The Kia Optima has certainly been the major success story of the midsize sedan offerings. The second generation Optima, which was produced from 2005 through 2010, had modest success, selling 27,382 the last year it was produced.
Then Kia redesigned and re-engineered the Optima, and “poof,” sales went up more than 300 percent the next year, then another 180 percent the following year. Last year Optima sales reached 155,817. That number is still short of the Accord and Camry, which are selling around 400,000 annually, but the Optima has become a player just as we predicted it would several years ago.
Optima ratings have climbed and has it has won some major awards and, but its greatest appeal is in the styling which comes from Peter Schreyer’s design team. Before heading Kia design, Schreyer was responsible for styling icons like the Audi TT, Audi A6 and Volkswagen New Beetle. His influence is now across most of the Kia product line and it has moved the company from blah to brilliant.
The Kia brand has always been a value leader and their warranty program is the industry’s best. Lately they’ve also been bringing home some of the top quality ratings including top quality rankings for the Optima and Kia Soul in the recent Strategic Vision’s Total Quality Index Study.
Going into its fourth year of production, the Optima has aged well and still turns our heads with its crisp simple lines. The Optima hasn’t received significant changes since the new model debuted but each year it’s been “polished” to a brighter shine especially with new technologies.
The interior wears a tailored look with a cockpit style layout where the controls encircle the driver. The bolstered seats are covered with soft leather and have perforated inserts. The perforated fabric is also used on the door panels to complete the clean upscale look. The controls on the console, center stack and steering wheel make up one of the best arrangements we’ve used. Large well-marked controls are conveniently grouped in a logical fashion. We especially appreciated the easy to use navigation system that could be controlled by the passenger while the car was moving, so it wasn’t necessary to stop every time a new destination was input. This is especially helpful when you are in an unfamiliar area.
Available in five trim levels LX, EX, SX, SX Turbo and SXL Turbo, the Optima offers shoppers a full spectrum of prices and feature levels. The base LX starts at $22,450, including the destination charge, for a nicely equipped entry model. Prices advance with more features up to the Limited which wears a $36,300 price and includes all of the available features. Our SX Turbo started at $28,500 and added a premium package of panoramic sunroof, power folding outside mirrors, UVO eServices, HD radio, rear camera, and several seat upgrades including heated front and rear seats and ventilated front seats for $3,300. It also had the technology package which added navigation, blind spot warning and back-up warning for $2,300.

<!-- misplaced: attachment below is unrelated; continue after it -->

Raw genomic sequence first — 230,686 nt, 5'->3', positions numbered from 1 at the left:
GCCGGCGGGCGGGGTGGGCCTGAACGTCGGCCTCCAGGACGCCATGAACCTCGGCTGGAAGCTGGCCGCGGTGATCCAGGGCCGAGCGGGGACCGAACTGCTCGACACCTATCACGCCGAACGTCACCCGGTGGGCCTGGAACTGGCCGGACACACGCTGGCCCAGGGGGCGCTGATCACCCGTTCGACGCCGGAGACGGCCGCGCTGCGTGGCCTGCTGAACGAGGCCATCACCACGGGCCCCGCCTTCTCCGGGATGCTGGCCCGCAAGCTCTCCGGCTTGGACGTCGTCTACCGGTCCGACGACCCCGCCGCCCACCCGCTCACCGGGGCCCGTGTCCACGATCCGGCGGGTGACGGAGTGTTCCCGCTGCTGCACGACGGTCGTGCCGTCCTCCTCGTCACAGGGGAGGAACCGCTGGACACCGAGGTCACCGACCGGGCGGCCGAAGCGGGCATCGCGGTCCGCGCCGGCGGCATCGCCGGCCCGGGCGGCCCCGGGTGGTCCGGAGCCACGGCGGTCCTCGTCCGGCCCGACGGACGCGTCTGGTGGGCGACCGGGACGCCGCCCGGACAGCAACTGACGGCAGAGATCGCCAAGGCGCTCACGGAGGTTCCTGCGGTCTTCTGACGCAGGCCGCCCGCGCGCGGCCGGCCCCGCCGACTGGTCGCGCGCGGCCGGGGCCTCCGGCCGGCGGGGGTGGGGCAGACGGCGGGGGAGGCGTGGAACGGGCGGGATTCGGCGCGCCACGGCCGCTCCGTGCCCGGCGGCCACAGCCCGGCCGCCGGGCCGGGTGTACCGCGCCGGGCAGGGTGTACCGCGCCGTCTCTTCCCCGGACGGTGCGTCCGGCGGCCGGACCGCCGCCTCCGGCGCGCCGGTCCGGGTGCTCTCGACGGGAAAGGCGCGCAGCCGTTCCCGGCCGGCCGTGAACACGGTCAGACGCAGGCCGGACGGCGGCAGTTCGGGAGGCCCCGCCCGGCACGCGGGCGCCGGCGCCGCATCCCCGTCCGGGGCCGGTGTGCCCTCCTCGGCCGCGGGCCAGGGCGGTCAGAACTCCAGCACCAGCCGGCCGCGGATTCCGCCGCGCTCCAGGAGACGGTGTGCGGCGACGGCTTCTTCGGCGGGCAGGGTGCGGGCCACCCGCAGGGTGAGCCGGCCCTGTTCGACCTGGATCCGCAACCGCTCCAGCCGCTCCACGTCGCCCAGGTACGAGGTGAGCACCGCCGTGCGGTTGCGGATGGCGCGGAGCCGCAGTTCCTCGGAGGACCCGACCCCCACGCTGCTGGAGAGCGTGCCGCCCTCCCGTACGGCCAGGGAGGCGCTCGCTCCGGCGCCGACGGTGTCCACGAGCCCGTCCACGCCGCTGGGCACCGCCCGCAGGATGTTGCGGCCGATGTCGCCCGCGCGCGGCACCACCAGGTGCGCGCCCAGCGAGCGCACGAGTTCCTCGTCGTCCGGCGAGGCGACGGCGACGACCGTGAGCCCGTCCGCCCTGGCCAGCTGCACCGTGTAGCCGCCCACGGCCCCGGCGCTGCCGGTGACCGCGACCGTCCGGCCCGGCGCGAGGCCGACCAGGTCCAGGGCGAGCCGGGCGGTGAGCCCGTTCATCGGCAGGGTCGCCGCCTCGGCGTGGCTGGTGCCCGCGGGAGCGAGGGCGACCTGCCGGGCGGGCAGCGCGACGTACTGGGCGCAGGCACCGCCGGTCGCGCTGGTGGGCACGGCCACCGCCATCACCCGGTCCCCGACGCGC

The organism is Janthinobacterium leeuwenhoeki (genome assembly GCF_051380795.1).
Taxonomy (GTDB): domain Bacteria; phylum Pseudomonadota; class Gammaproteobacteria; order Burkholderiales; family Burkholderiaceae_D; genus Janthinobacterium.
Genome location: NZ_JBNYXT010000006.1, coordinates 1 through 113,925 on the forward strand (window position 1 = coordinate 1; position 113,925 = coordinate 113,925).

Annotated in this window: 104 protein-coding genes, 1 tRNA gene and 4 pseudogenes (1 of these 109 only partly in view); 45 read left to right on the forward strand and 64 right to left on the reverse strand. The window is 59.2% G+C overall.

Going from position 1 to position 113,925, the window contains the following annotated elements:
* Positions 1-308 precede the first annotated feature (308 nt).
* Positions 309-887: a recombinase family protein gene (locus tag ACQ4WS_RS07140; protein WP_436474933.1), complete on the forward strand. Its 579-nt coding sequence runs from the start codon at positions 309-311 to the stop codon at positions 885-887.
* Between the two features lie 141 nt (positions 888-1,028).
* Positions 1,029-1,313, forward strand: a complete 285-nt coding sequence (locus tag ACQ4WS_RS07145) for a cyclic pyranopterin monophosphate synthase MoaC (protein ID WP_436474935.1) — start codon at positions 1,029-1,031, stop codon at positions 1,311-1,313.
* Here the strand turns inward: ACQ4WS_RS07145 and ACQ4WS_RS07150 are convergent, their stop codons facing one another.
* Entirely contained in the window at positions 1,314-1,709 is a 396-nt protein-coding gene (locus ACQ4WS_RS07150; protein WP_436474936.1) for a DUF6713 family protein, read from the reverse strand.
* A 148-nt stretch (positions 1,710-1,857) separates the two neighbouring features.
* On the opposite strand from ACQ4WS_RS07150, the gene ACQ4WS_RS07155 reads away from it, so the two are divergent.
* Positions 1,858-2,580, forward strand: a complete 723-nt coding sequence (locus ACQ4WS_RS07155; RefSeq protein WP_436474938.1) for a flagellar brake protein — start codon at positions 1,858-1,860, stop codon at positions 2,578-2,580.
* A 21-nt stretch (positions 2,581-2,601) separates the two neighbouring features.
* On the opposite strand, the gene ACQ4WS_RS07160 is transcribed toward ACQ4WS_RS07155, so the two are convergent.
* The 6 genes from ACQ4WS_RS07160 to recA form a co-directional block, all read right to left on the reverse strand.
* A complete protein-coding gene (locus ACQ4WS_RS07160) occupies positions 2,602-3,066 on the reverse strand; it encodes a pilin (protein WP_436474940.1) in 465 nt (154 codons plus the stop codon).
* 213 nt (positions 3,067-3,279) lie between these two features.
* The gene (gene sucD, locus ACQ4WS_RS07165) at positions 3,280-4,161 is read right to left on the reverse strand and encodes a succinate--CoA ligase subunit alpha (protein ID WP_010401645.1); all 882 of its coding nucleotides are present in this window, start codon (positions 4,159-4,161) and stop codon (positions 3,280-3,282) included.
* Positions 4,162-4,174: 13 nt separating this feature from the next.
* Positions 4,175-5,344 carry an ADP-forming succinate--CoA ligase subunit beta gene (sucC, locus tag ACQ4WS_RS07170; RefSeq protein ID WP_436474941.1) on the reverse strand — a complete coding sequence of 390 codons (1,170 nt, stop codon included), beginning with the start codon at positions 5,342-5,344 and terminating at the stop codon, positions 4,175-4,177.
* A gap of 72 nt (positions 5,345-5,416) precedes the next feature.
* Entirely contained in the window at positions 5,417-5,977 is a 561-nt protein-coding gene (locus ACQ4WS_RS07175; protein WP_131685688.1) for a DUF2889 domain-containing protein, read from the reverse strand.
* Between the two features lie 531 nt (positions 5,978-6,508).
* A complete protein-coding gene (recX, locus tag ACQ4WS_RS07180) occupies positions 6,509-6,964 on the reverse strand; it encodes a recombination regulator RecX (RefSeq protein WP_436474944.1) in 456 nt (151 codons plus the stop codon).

Optional on all 2015 Kia Optima models, and standard on the SXL Turbo, is the next-generation of UVO eServices. Accessed using the owner’s Smartphone, the system integrates Geo Fencing, Driving Score, Speed Alerts and Curfew Alerts along with the original features like My POI, eServices Guide, 911 Connect3, Car Care Web, Parking Minder4 and Vehicle Diagnostics. You can learn more about the system at https://www.myuvo.com/.
The first three models get a nice 192-hp, 2.4-liter direct injection four-cylinder engine that produces very good performance and an EPA fuel economy rating of 23 mpg city and 34 mpg highway.
The turbocharged 2.0-liter that powers the SX Turbo and SXL Turbo models has a significant performance bonus and earns a ‘really fun-to-drive’ rating. The 274-hp Direct Injection four-cylinder is capable of a 0 to 60 mph run of 6.5 seconds and the EPA says fuel economy should be 20 mpg city and 31 mpg highway. We actually averaged 26.7 mpg for the week we drove it. All the Optima models use a Kia designed six-speed automatic transmission with manual shifting mode, and the SX models have steering wheel mounted shift paddles.
The Optima comes well equipped with safety features like active headrests, seatbelt pretensioners, stability control, traction control, Vehicle Stability Management, Hill-start assist and many others. For a Kia owner, the great warranty could be considered an investment safety feature, with its 10-year/100,000-mile limited powertrain warranty in addition to the five-year/60,000-mile limited basic warranty and roadside assistance program.
On the open road the Optima is well balanced, precise and feels connected with a nimble attitude and good control. It’s hard to believe it’s a front-wheel drive car -- there’s no discernable torque steer or wavering, even when turning and accelerating. It’s easy to see why the Kia Optima is so popular.